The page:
On the surface, Tuesday’s fourth round of collective bargaining talks were cordial enough as a dozen people – seven for the police union, five for the City of San Antonio – shared a conference room table to make their respective presentations and swap proposals. Reading the body language and examining the wildly different proposals, however, it’s hard to see much room for compromise at this juncture.
Negotiators for the City of San Antonio and the San Antonio Police Officers Association and their respective health care consultants made Power Point presentations and discussed calculations and actuarial assumptions over a four-hour span – although half of that time was spent in caucus sessions and a lunch break. It was the first meeting between the police union’s new lead negotiator, Georgetown attorney Ron DeLord, and the city’s lead negotiators, Houston lawyer Jeff Londa and Fort Worth attorney Bettye Lynn.
The session began with Tiffany Parker, vice president of Austin-based benefits consultant MHBT, presenting the city’s report, titled, “City of San Antonio Police Health Plan Performance.” Click here to review her presentation.
The report showed the City is paying nearly twice as much to insure uniformed personal as it pays to insure civilian employees. The cost of the civilian plan has been managed down by 5 percent over the last two years, while the police plan has risen by 21 per cent. The City believes it could save up to $11 million annually by merging uniformed and civilian employees into a single insured pool where employees pay about one-third of the plan’s cost. Currently, civilians pay 31 percent of their plan’s cost while police enjoy premium-free coverage and pay about 9 percent of their plan’s cost.
Randy McGraw, executive vice president with El Paso-based Crest Benefits and JDW Insurance, presented the union’s proposal, titled, “SAPOA Healthcare Trust Proposal.” Click here to review McGraw’s presentation.
The police union is proposing the creation of a jointly managed city-union trust fund that would be funded by taking the $27 million the city currently spends annually on insuring uniformed personnel and placing that sum, adjusted for compensation increases and inflation, into a health care benefits trust. McGraw said the trust would save the city a few million dollars in the early years and $1.1 billion by 2040, and that the union would be willing to establish the trust without the city’s direct managerial involvement as long as the funds were contributed.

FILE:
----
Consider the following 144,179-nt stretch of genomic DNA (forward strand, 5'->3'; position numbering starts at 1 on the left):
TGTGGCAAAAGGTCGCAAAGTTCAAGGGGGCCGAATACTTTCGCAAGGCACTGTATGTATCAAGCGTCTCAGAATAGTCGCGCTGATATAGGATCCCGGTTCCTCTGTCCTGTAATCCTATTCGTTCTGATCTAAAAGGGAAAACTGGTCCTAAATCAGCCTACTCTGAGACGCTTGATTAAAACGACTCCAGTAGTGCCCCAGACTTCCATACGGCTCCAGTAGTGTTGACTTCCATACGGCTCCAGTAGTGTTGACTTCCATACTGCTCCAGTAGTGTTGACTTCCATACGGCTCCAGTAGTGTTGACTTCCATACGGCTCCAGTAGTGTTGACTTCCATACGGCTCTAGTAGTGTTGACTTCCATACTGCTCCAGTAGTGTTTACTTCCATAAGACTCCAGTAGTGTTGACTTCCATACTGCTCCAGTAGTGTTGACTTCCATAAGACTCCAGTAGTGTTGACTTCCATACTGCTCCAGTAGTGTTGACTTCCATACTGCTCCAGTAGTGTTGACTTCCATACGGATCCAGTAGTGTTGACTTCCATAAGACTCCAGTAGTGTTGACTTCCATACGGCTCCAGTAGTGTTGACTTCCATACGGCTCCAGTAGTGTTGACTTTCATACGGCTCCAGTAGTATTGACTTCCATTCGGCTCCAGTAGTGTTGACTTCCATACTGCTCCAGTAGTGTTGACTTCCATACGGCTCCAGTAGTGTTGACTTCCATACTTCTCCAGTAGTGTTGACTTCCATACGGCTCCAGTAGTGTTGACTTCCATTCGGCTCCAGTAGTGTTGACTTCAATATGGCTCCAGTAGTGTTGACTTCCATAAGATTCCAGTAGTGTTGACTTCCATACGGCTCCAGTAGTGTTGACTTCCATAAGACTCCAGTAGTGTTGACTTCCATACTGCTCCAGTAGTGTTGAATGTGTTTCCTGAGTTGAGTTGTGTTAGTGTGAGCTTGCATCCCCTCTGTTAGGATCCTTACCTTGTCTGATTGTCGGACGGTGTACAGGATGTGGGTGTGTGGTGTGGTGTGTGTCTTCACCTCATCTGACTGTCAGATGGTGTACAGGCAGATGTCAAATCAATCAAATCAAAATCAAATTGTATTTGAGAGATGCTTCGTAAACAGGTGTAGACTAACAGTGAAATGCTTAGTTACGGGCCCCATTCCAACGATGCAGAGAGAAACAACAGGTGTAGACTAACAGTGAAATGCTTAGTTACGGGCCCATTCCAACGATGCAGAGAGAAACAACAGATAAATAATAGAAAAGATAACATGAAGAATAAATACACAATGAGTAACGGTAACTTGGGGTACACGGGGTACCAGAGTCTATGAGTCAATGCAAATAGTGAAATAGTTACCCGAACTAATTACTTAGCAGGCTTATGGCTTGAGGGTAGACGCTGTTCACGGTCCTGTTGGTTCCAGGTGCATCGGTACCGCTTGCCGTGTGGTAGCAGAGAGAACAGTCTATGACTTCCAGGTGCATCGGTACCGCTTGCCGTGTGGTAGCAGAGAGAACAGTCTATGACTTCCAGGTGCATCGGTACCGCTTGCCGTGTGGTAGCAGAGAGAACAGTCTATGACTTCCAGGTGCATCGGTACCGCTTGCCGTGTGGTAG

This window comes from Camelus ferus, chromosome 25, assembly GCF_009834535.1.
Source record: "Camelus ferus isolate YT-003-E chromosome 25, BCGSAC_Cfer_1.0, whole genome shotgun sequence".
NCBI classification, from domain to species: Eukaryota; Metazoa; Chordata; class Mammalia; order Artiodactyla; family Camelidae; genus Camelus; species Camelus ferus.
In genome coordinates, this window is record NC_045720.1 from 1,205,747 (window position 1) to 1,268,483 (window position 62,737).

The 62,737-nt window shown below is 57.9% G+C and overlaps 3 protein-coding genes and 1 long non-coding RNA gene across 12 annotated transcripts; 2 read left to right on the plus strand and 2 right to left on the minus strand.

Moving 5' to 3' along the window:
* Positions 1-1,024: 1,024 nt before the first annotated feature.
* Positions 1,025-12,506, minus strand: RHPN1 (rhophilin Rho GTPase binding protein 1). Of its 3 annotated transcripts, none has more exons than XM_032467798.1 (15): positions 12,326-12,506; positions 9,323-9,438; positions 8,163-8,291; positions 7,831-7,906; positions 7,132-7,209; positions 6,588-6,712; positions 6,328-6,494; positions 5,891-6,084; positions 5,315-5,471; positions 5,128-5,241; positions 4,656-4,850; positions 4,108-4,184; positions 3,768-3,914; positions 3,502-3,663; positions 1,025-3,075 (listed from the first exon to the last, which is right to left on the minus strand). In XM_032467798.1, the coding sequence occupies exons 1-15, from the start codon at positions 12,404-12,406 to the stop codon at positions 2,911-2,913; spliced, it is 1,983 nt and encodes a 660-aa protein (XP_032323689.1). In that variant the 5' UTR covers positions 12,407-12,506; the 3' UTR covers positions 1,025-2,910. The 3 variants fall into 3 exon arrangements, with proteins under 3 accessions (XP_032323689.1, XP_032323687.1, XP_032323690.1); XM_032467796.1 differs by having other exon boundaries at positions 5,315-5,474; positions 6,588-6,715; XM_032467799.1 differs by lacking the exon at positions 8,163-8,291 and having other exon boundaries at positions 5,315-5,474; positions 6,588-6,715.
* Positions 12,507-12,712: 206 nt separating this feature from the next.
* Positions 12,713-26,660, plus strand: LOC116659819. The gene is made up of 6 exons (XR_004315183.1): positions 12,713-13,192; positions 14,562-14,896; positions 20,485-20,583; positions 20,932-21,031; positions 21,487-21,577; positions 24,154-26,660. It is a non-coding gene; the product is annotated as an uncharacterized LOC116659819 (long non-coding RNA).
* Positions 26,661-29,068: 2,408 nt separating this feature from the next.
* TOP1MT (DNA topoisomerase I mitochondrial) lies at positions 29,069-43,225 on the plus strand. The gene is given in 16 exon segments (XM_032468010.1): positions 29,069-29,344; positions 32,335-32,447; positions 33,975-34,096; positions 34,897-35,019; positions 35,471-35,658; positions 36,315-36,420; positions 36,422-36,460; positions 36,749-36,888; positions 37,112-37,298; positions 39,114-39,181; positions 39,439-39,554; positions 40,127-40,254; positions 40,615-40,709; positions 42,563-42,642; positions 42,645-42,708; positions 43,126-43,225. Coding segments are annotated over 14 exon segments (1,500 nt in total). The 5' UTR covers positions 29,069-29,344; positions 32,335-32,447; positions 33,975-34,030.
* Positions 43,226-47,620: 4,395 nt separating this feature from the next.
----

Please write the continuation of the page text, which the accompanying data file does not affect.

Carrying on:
After lunch, Londa cast doubt on the City’s likely acceptance of the idea, which would fix the city’s costs for union health care but would not allow it to realize savings by establishing a combined plan that would better control costs and require uniformed personnel to begin contributing to the plan’s cost.
Shortly before the session ended, Lynn handed DeLord and union leaders the city’s proposed changes to the entire, 163-page collective bargaining agreement. Click here to review the city’s proposed changes to the existing five-year agreement.
The two sides agreed to reconvene Monday at 10 a.m. when Londa will present a more detailed response to the union trust fund proposal. City negotiators already know the police union is not agreeable to a combined police-civilian plan in which members would pay premiums and a greater share of health care costs while accepting less comprehensive coverage.
The existing five-year contracts between the City and the police and firefighter unions expire at the end of September.